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Bollywood May Bolster Thin Patch In 'Wellywood'

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Fuseworks Media
Bollywood May Bolster Thin Patch In 'Wellywood'

By Kent Atkinson of NZPA

Wellington, May 31 NZPA - Today's loss of Mexican filmmaker Guillermo del Toro as director of The Hobbit has drawn attention to the possibility that Wellington's film industry may be overtaken by Auckland.

Delays in "green lighting" The Hobbit's two movies -- because of problems at MGM, one of the major studios involved -- means the Wellington region has nobody currently filming feature films, despite the steady flow of post-production and pre-production work at Weta Workshops and Weta Digital.

Auckland is currently filming a new Disney Channel film Avalon High, loosely based on the legends of King Arthur, and earlier this year wrapped a Warner Bros movie, Yogi Bear, for release on December 17.

Initial speculation about The Hobbit was that the first movie could be finished as soon as late 2010, but the latest release times which have been talked about for the two movies are 2012 and 2013.

But the capital may yet win a Bollywood re-make of a classic British crime caper next year.

A previous thin patch in Wellington's film sector -- when Sir Peter Jackson pulled the plug in 2006 after a year's work on a big-budget movie adaption of the Halo video game -- was turned into a triumph by him setting up first-time filmmaker Neill Blomkamp to instead direct District 9 -- though the location shooting shifted to South Africa.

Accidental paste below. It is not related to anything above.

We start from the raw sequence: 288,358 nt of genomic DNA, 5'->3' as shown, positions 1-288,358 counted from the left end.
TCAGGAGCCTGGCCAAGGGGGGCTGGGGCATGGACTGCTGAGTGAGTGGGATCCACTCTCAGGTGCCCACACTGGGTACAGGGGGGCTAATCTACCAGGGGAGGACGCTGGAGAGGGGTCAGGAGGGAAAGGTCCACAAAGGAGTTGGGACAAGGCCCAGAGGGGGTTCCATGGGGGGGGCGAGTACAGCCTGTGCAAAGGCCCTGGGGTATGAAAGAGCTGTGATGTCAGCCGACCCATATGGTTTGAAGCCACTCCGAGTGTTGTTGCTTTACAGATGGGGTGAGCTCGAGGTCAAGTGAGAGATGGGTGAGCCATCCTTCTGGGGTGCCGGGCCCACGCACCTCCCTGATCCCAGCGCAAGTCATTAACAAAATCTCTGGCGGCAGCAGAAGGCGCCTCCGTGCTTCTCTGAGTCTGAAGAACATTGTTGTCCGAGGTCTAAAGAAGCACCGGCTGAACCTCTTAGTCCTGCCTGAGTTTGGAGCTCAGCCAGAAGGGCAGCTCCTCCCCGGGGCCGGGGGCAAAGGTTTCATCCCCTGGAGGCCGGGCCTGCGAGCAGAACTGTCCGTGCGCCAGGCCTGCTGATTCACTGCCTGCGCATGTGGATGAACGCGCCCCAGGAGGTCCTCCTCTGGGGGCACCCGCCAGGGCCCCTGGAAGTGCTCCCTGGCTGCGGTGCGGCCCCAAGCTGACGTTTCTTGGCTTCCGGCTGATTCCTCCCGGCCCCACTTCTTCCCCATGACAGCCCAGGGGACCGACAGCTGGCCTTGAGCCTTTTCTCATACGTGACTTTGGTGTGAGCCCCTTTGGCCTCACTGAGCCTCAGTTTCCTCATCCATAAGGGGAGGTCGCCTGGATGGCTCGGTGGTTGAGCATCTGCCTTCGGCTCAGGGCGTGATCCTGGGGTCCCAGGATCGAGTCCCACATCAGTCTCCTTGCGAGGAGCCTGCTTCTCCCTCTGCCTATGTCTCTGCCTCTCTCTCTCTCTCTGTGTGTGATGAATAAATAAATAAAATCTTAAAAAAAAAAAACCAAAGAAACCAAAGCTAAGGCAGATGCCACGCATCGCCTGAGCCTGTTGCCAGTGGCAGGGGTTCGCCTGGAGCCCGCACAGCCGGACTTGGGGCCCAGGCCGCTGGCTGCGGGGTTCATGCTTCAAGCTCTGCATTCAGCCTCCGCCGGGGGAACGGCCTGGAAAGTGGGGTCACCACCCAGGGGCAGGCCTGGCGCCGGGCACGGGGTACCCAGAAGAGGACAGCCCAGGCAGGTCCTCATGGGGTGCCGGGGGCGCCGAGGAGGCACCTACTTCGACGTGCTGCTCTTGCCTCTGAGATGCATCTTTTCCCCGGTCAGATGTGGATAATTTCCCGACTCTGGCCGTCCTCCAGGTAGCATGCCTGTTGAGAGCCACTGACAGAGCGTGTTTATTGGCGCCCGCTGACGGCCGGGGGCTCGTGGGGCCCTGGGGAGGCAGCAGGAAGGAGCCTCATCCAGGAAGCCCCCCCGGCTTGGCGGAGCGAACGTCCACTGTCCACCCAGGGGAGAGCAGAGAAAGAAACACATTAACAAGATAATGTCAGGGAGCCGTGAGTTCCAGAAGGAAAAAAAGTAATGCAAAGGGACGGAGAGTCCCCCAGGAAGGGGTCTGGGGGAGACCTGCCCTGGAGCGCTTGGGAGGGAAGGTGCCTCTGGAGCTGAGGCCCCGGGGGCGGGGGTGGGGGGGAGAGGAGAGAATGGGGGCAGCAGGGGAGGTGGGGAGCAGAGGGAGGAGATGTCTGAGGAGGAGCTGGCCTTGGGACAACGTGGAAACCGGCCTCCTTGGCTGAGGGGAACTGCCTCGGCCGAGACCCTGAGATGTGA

Wellington has been busily promoting itself as New Zealand's answer to Hollywood -- to the point of proposing a Wellywood sign on the approach to its airport -- but the uncertainty over the $US150 million ($NZ219m) Hobbit movies may give Auckland a boost in its movie-making rivalry with the capital.

According to Statistics NZ, Auckland was the region in 2008 where screen production companies spent the most money and more than half (1212) of all screen industry businesses were in the Auckland region and just 29 percent (648) in the Wellington region.

Film Wellington manager Delia Shanly told NZPA today that though features were thin on the ground, a lot of pre-production and post-production work such as computer animation and visual effects was being done.

The 2009 figures from Statistics New Zealand showed a 51 percent increase in Wellington screen production revenue -- $531 million, up from $352 million the previous year -- largely on the back of James Cameron's 3D Avatar.

But Ms Shanly declined to comment on how the region would be affected by any delays that eventuated in The Hobbit project, because she had no information directly from producer Sir Peter Jackson or the Weta companies.

In the past six weeks there had been a lift in inquiries, TV commercials, and actual filming of smaller projects, but she noted lead times between inquiries and filming of a feature could take several years.

She was not aware of any feature movies "of any substance" filming at present.

But executives of a new Bollywood movie had recently visited to look at Wellington as a location for an Indian re-make of The Italian Job -- originally a 1969 British movie set in Turin -- by brothers Abbas and Mustan Burmawalla, directors specialising in Hindi action movies.

"It's looking quite promising -- but you never can tell," she said. "If that comes to fruition, they're looking to film early next year with an A-list star".

Ms Shanley said an industry survey showed that post-production businesses based in the Wellington region received $244m in 2009 -- 87 percent of this from digital animation work, with 327 businesses involved in digital animation compared with 225 the previous year.

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